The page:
In recent decades Canada’s immigration system has demonstrated a preference for certain types of immigrants - highly skilled, educated, and economic newcomers. With this economic strategy, international students are an ideal fit for Canada’s economic strategy. But it is important to remember these immigrants are not just economic data points. They are real human beings with real needs. Unfortunately, as the Globe and Mail (2021) wrote, “International students’ psychological and physical well-being is being neglected at the expense of capital gain.” There is a desperate need for research to be performed in Canada to understand the needs of the over 600,000 international students arriving in Canada each year.
The Canadian government, along with universities/colleges, are well aware of the demographic and economic benefits offered by immigration. This realized potential is demonstrated by Canada’s tripling of international student enrollment in the past decade (Stats Canada 2021). The increased enrollment of international students at Canadian post-secondary institutions have been facilitated by new international student immigration streams and government policies. Subsequently, Canada has become a leader among developed countries in the enrollment of international students.
Canada’s future depends on immigration and the many opportunities newcomers offer. From helping the economy by starting new businesses, to benefiting the country through the diversification of ideas and innovation, immigration has been and will continue to be crucial to the economic well-being of Canada.
International students are attractive to Canada’s economy for two main reasons. First, they spend money in Canada through hefty tuition fees and general living expenses. Second, governments are not obligated to provide international students with the same level of supports provided to traditional immigrants. International students receive supports (social networking, language, and business skills) when they arrive in Canada through their host university, which help international students adjust to life in Canada, both during their studies at the institution and post-graduation. While Canada continues to increase the number of international students entering the country, little is known about these individuals’ experiences. This intricate topic has been further complicated by the economic impacts of COVID-19. While on-campuses activities largely shutdown over the past two years, the intake of international students continued, and as higher education institutions look to recoup some of the economic tolls inflicted by the pandemic their numbers are set to increase. The continued increase of international student numbers demonstrates the need to understand if the needs of this specific population are being met.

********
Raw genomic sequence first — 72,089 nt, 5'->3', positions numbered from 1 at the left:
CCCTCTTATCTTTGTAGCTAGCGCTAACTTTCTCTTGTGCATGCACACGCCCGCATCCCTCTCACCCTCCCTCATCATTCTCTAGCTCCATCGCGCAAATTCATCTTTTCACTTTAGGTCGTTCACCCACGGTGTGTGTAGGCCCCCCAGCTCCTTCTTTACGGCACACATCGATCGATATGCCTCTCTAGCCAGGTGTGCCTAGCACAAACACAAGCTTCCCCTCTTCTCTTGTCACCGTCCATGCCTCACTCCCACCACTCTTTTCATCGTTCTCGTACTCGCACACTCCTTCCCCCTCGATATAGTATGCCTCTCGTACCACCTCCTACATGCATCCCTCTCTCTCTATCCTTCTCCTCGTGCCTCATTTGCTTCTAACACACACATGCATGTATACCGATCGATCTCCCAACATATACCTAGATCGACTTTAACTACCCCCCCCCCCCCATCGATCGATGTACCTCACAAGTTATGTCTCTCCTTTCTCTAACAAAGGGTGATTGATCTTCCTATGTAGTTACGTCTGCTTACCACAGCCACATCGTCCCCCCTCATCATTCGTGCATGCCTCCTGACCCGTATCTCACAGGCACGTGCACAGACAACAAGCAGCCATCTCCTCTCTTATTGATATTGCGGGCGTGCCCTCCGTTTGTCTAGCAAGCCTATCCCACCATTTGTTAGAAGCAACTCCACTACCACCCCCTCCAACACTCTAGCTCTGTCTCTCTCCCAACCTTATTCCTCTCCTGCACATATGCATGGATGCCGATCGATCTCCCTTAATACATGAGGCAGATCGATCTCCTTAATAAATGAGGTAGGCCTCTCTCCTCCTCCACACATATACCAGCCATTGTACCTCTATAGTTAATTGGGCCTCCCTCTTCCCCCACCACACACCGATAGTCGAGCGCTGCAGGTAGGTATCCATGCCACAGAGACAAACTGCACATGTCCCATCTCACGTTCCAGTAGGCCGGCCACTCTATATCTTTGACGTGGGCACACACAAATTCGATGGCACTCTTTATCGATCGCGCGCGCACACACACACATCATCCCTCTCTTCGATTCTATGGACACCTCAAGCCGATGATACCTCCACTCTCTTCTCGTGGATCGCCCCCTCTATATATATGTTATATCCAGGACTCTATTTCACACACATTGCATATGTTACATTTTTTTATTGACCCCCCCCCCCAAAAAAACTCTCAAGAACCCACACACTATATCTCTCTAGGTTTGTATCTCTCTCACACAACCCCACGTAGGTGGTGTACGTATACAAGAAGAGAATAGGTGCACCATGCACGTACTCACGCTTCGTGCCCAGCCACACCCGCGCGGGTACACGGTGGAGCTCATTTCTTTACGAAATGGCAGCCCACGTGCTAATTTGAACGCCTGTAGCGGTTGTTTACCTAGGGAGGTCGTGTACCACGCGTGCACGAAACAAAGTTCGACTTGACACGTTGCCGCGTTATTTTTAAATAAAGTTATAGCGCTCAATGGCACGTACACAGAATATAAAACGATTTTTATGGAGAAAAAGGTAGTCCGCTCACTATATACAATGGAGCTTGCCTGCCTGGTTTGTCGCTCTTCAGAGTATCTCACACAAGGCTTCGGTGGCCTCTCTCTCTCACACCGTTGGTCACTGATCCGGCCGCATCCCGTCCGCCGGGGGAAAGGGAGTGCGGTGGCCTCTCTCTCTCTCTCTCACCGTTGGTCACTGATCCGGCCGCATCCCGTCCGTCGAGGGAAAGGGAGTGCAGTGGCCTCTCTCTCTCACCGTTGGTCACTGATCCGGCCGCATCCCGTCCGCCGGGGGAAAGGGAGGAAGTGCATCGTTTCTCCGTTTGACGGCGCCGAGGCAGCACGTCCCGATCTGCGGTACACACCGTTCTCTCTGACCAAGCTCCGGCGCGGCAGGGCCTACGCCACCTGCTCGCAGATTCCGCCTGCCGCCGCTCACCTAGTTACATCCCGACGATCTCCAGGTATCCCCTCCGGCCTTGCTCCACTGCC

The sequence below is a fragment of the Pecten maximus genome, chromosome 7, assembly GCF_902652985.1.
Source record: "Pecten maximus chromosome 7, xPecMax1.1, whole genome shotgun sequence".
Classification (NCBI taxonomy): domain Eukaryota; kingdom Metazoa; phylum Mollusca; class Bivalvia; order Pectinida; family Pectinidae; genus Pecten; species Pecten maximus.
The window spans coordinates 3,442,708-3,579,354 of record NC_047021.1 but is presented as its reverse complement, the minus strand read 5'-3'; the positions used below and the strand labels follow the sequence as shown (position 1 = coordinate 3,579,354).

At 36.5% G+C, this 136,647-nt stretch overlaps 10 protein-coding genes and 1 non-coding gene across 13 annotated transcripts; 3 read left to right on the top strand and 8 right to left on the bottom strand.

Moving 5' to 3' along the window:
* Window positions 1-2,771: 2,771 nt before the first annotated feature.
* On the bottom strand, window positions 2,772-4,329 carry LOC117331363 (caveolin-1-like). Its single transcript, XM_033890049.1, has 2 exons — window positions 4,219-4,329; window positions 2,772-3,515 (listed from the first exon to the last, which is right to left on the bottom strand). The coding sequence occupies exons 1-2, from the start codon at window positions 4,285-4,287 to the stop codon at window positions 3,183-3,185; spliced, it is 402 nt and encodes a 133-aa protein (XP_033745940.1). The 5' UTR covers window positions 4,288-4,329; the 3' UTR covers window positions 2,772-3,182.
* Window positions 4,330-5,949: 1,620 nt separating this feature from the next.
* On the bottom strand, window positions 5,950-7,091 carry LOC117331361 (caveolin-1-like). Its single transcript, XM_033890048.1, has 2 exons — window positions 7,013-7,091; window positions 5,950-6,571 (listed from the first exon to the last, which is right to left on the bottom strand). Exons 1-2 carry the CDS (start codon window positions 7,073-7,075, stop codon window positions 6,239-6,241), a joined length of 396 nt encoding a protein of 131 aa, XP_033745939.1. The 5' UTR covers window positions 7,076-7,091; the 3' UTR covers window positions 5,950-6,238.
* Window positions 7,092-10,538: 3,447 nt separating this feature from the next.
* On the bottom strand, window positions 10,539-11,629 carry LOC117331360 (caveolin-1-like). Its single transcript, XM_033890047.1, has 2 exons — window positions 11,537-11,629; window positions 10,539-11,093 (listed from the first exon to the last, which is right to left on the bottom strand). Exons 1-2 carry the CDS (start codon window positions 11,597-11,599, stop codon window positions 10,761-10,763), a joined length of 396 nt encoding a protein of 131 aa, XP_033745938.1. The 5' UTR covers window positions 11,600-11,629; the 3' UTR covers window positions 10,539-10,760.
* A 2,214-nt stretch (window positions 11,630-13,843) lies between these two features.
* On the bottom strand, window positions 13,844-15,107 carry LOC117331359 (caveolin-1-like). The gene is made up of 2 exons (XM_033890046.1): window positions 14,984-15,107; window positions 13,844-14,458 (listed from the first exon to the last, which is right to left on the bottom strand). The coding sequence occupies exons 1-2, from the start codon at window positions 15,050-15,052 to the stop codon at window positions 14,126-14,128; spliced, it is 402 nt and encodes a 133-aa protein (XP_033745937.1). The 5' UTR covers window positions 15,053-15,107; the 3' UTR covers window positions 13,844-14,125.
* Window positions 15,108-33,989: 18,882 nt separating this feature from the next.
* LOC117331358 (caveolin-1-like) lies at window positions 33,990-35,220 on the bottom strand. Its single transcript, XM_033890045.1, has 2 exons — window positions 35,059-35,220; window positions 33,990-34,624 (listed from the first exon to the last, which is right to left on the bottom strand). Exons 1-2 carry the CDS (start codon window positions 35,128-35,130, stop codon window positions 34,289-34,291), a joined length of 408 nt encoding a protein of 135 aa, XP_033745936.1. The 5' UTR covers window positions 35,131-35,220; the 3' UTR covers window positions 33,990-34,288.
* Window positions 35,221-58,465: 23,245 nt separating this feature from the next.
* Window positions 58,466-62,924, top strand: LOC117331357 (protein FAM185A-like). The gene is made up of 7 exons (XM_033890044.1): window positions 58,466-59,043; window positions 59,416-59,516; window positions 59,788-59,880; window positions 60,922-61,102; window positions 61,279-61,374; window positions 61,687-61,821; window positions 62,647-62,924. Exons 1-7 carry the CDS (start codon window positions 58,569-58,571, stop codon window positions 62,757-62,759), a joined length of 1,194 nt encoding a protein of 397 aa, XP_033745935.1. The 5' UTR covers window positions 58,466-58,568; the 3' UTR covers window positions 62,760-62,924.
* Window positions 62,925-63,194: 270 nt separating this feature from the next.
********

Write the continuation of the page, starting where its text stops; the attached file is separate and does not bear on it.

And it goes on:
University and college supports are lifelines to international students, as they are not “permanent residents” meaning they do not have access to all the federal and provincial government supports available to other immigrants. As such, international students become very much dependent on the supports and resources their host university offers in Canada. While my study is interested in business creation supports, I am also driven to understand if universities’ supports are meeting the everyday needs of international students and their families. My research is also interested in understanding how university supports and government policy changes from province to province. Therefore, my study compares the Victoria, British Columbia region with Kitchener-Waterloo, Ontario region to uncover what supports are working for international students, what supports are lacking (if any), and how international students’ experiences differ from province to province. As Canada’s intake of international students continues to skyrocket it is essential to uncover the barriers and opportunities facing these future Canadian citizens.
Nelson Graham is a PhD candidate in the Global Governance program of the Balsillie School of International Affairs working with Professor Margaret Walton-Roberts. His expertise centers around Canadian immigration policy, especially economic immigration streams such as immigrant entrepreneur and international student programs. For the past six years Nelson has been researching immigration and volunteering with multiple NGOs and community groups in hopes to remove local level barriers for newcomers seeking to integrate into their new community. His current research investigates the increasing role that higher education intuitions have on the Canadian immigration system.
Nelson is a recipient of the Social Sciences and Humanities Research Council (SSHRC) Graduate Doctoral Fellowship and the Ontario Graduate Scholarship (OGS). Before joining the Global Governance program, Nelson completed his Master of Arts in Geography at the Memorial University of Newfoundland and Labrador (NL). His SSHRC funded Masters’ studies investigated the barriers and opportunities facing immigrant entrepreneurs in Newfoundland and Labrador and resulted in three academic publications. He also completed a Bachelor of Arts in Geography at the University of British Columbia.
Nelson is affiliated with Laurier’s International Migration Research Centre (IMRC).
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